A good friend of mine sent me an article this week from The Wall Street Journal titled:
The 100% Recyclable Running Shoe That’s Only Available by Subscription
A Swiss sportswear brand, On, designed a shoe that can be ground up to make another shoe—so long as runners send their old pairs back and they are willing to “lease” their sneakers (for $29.99 a month for an endless supply) rather than buying them outright.
If you are interested in more details, you can read about this new sales model here.
But you don’t need to read about this particular example of a new kind of subscription to know that it is an indicator of ongoing trends, some old and some newer, that permeate all companies, products and industries involved in any kind of marketing.
And since marketing isn’t everything, it’s the only thing…and I know you agree with that phrase since you subscribe to this blog…I encourage you to pay attention. 🙂
Some of those trends include:
- An aversion to owning “stuff,” whether due to storage/clutter issues or environmental concerns
- Leasing over buying
- Creating a “barrier to switch” from a particular brand, keeping customers longer, through whatever means necessary…and not differentiating with price alone
- Always thinking about renewals and continuity (which may include up sells and cross sells) to increase the lifetime value of every customer
While I admit that a recyclable sneaker subscription wouldn’t immediately be top of mind as a new way to buy (i.e., lease) shoe wear, it makes sense for all of the reasons above (assuming the company has researched whether there is desire in the marketplace).
And if they haven’t, I need to get them a copy of Breakthrough Advertising immediately.
This particular idea is either pure genius…or it’s not…and if it’s not we can quote one of the sharks on Shark Tank:
“Maybe you should take this idea out behind the barn and shoot it.” 🙂
But wherever it is on the “good idea scale,” it is rooted in core principles of marketing–and how people behave in the marketplace–that should never be ignored.
The digital revolution has helped with this immensely (understatement).
When I think about it in terms of marketing content, I can’t help but think about the insurance commercial where customers are “becoming their parents” and one guy is told that he “doesn’t need to print the Internet.”
Digital content has been a game changer for marketers…to the chagrin of companies who sell storage lockers.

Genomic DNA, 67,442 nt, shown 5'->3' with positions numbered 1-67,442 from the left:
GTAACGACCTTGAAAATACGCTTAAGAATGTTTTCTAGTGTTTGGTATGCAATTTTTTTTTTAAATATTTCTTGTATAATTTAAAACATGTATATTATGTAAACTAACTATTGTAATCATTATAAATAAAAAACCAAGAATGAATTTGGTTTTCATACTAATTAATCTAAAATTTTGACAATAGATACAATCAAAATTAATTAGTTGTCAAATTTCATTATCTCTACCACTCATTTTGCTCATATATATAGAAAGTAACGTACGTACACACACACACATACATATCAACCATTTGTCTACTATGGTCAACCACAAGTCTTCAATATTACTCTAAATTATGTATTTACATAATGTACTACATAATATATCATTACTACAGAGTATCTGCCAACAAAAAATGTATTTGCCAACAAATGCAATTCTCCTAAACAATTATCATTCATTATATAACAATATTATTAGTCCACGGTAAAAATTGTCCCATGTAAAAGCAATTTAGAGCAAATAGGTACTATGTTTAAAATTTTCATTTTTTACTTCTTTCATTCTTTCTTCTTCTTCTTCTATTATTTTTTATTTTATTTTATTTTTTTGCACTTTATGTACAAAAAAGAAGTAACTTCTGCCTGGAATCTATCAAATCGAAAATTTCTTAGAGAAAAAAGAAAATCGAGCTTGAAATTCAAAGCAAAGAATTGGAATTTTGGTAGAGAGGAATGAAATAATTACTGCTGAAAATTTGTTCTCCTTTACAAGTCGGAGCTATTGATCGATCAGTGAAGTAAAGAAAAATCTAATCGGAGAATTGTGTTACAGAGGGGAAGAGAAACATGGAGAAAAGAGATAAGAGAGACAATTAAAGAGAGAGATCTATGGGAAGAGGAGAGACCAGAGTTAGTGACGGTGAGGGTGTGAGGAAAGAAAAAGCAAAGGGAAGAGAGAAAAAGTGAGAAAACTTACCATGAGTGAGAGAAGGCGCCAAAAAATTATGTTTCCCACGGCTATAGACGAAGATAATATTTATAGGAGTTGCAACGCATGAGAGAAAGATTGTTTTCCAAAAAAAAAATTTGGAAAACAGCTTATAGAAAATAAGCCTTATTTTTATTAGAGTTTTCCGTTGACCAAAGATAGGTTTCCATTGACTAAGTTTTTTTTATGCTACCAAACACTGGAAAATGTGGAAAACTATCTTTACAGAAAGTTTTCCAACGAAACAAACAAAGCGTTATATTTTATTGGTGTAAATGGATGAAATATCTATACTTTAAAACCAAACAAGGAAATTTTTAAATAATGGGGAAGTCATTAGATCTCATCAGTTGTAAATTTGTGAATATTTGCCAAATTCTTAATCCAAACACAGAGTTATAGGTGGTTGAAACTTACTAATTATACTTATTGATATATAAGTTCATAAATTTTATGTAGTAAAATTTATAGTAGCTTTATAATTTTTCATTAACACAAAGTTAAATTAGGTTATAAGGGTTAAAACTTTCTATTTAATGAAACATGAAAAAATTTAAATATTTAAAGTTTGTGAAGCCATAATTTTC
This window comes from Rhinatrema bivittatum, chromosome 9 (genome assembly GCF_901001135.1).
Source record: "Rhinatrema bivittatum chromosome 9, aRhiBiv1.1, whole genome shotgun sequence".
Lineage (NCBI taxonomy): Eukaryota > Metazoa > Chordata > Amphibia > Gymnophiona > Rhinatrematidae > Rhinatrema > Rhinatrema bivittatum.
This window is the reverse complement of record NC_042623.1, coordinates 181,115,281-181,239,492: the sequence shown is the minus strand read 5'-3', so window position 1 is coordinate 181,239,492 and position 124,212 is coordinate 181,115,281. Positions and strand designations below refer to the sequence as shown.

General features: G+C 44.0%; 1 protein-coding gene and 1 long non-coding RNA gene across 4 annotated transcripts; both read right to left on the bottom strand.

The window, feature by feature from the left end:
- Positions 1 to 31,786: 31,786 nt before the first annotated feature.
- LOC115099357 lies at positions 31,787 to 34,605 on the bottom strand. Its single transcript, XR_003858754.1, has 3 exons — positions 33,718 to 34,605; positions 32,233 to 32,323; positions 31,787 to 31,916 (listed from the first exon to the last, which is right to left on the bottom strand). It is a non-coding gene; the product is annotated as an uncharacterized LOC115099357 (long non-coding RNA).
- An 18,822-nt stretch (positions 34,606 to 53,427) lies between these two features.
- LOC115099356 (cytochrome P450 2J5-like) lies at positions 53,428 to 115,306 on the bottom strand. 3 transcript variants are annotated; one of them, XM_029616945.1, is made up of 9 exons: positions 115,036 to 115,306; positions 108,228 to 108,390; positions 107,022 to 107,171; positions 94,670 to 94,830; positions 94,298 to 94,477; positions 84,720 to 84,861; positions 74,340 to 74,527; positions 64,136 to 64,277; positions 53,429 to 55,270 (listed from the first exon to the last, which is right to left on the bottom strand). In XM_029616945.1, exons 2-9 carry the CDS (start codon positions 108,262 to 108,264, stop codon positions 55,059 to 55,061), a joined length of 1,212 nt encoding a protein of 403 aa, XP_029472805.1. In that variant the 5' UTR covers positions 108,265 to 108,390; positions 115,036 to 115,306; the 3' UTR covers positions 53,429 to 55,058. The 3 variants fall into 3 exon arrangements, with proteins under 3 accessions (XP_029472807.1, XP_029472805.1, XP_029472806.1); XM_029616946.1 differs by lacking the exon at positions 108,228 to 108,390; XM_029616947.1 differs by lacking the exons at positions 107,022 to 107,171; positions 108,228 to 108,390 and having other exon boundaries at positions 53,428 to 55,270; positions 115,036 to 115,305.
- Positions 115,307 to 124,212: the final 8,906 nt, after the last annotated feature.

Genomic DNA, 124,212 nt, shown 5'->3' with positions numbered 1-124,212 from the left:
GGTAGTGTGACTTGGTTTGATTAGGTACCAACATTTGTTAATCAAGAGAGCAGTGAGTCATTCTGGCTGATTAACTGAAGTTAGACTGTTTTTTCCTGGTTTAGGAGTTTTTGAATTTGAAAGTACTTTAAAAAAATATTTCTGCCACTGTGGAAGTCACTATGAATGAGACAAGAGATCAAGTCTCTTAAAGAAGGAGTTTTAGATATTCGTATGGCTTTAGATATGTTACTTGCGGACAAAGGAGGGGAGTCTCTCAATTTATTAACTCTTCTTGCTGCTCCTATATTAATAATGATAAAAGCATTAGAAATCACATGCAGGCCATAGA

Although there still seems to be a ton of them around so people still have more than enough furniture, clothes, etc.– in addition to non-digital content, especially books—that they can’t part with…or give away to charity…or send to landfill.
And could it be that more people are also secretly printing the Internet? 🙂
However, I need to give one immense caveat to a full embrace of digital content:
There is still a time and a place for “physical marketing stuff” (i.e., physical products, books, print newsletters) …because tactile items can create higher lifetime and perceived value…as long as touching something makes it more usable, useful or congruent in regard to your offering…and especially when a digital alternative is inferior.
In short, creating “stuff” is not the same thing as creating “junk.”
And not everything needs to be digital.
Leasing over buying
The kissing cousin of “less stuff.”
Leasing relieves you of the burden of thinking about the things you buy when their usefulness is complete…where to trash or recycle or sell…or give away to someone else to collect dust in their storage unit.
As it pertains to marketing, leasing your knowledge rather than just selling it as a one shot may give you additional opportunities for your students to renew with you more efficiently, for a longer period of time and with less expense too.
More on that in a future post.
Creating a barrier to switch
This is a critical component of all marketing efforts…and it can be done with digital or physical content…and I maintain that incorporating this premise into your marketing is the ultimate “leasing agreement” …which includes continuous onboarding and improvement…and adding on to the benefits and service that your customer can’t get anywhere else.
Best practice is to create a relationship where leaving you creates a significant “pain of disconnect” for your customer, subscriber, member or student.
That is what creates their barrier to switch to someone else…or to simply leave you.
I discuss this in detail in my book Overdeliver with specific examples…in the chapter on “Customer Service and Fulfillment” …which as you know if you’ve been part of my online family for any length of time, customer service and fulfillment are marketing functions.